Miami Heat: Erik Spoelstra's Thought Process Behind Starting Mario Chalmers

Danny DolphinAnalyst IJanuary 24, 2011

DENVER, CO - JANUARY 13:  Mario Chalmers #15 of the Miami Heat dribbles the ball against the Denver Nuggets at the Pepsi Center on January 13, 2011 in Denver, Colorado. The Nuggets defeated the Heat 130-102. NOTE TO USER: User expressly acknowledges and agrees that, by downloading and or using this photograph, User is consenting to the terms and conditions of the Getty Images License Agreement.  (Photo by Doug Pensinger/Getty Images)
Doug Pensinger/Getty Images

In a move greatly overshadowed by the rebirth of Mike Miller last Saturday night, Mario Chalmers has slipped into the starting lineup over Carlos Arroyo.

It’s a somewhat puzzling shakeup because what the Heat need from their supporting cast is consistent production when called upon. Mario has been as steady as an earthquake.

He should consider this promotion a gift, because he hasn’t really earned it. Chalmers’ game lives on the edge, which has to drive coach Erik Spoelstra nuts.

It’s always one step forward followed by a step back. He’ll make an incredible defensive play only to be followed up by a botched layup.

He’ll hit a clutch open three to be followed by a bonehead foul with Miami already in the penalty.

You get the picture. The guy is a firecracker. You never know which direction he’s headed.

His three-point shooting has been solid at 37.8 percent (a career high), but his assist-to-turnover ratio of 1.8 ranks 54th among point guards.

In contrast, Arroyo shoots 46 percent from three, with an assist-to-turnover ratio of 2.5, which ranks 22nd.

There’s absolutely no question Arroyo is the more consistent, more efficient player. While some might argue Chalmers has the advantage defensively, I beg to differ.

Arroyo might not have the quickest feet or hands but he’s still a decent help defender and does a good job keeping his man in front of him. He has a high basketball I.Q. on both ends of the court and you can see he knows where he’s supposed to be at all times.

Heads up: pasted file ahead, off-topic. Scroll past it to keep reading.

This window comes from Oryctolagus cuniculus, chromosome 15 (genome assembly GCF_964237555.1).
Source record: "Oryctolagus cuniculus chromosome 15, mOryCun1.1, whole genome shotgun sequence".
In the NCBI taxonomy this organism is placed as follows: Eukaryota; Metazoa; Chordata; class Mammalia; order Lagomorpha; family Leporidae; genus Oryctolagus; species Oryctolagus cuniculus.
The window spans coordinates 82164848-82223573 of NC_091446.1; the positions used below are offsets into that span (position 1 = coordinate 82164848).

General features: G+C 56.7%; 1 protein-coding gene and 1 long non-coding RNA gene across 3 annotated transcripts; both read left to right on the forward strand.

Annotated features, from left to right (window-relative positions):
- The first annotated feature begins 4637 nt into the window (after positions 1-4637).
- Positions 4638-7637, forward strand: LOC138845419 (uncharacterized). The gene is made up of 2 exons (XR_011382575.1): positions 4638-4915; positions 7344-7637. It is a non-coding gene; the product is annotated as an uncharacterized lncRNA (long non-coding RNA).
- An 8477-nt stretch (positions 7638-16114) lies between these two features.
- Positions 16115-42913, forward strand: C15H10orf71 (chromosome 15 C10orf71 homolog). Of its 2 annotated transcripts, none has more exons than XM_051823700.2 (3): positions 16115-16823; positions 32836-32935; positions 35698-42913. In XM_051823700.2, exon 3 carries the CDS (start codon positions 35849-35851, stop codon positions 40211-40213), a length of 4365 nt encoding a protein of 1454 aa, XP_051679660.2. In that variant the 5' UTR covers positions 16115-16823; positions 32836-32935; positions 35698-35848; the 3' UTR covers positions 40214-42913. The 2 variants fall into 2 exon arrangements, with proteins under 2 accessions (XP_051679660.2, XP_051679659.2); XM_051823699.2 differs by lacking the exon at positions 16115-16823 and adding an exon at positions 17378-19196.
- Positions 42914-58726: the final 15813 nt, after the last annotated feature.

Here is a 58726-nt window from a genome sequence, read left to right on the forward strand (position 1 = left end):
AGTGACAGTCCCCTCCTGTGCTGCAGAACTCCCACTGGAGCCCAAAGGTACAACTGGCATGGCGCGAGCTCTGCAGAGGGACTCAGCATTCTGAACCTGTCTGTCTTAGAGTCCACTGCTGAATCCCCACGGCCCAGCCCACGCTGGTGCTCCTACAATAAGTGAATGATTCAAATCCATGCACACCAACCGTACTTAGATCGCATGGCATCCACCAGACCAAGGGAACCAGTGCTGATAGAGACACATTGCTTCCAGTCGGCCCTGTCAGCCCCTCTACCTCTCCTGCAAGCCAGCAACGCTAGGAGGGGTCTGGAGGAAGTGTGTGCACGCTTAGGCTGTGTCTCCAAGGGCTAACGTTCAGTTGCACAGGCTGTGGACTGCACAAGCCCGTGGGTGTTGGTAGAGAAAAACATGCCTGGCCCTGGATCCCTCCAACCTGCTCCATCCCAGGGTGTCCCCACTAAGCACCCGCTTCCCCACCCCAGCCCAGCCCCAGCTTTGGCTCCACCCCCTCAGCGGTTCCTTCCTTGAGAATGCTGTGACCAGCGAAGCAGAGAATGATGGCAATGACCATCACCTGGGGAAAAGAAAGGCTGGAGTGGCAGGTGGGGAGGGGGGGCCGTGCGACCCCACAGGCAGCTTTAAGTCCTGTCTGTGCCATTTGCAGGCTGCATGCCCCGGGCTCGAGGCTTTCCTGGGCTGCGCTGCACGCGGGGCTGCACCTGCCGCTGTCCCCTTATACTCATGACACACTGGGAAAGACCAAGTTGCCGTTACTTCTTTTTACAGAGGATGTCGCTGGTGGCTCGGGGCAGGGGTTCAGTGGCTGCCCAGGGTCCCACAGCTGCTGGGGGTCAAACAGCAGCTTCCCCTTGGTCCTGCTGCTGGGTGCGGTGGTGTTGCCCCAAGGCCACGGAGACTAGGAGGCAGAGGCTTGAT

Chalmers, the superior athlete in regards to speed and quickness, should be a great defender. However, his atrocious 4.7 fouls per 48 minutes indicates otherwise. He does have quick hands and gets some steals, but you would too when you gamble 80 percent of the time.

If he’s getting a steal for every two or three defensive mishaps, it’s clearly not an advantage. It’s like someone giving you a dollar and taking away three.

Yes, Chalmers’ ceiling might be higher than Arroyo’s because it’s only his third year in the league. But for him to be a sticking point in the rotation on this championship contender, he needs to want it.

I can’t think of a single part of his game he has improved since his rookie season. In fact, I think he was a better defender two years ago than he is now.

That’s not good.

Players who don’t improve from one year to the next don’t work as hard.

It’s really that simple. If you bust your tail and put in the hours you will become a better player. He doesn’t strike me as a go-getter, but I hope he proves me wrong.

I believe the biggest reason the move was made was that Mario’s head is his biggest enemy. Giving him the starting job has to give him a boost mentally. Maybe this will add more consistency to his game.

Maybe he will put in more hours in the gym and give more effort. After all, his best basketball in a Heat uniform came when he was a starter.

We know what we have in Arroyo, a safe, consistent veteran presence. We’re still searching to see what we have in Mario, because he does have decent potential.

Let’s see how bad he wants it.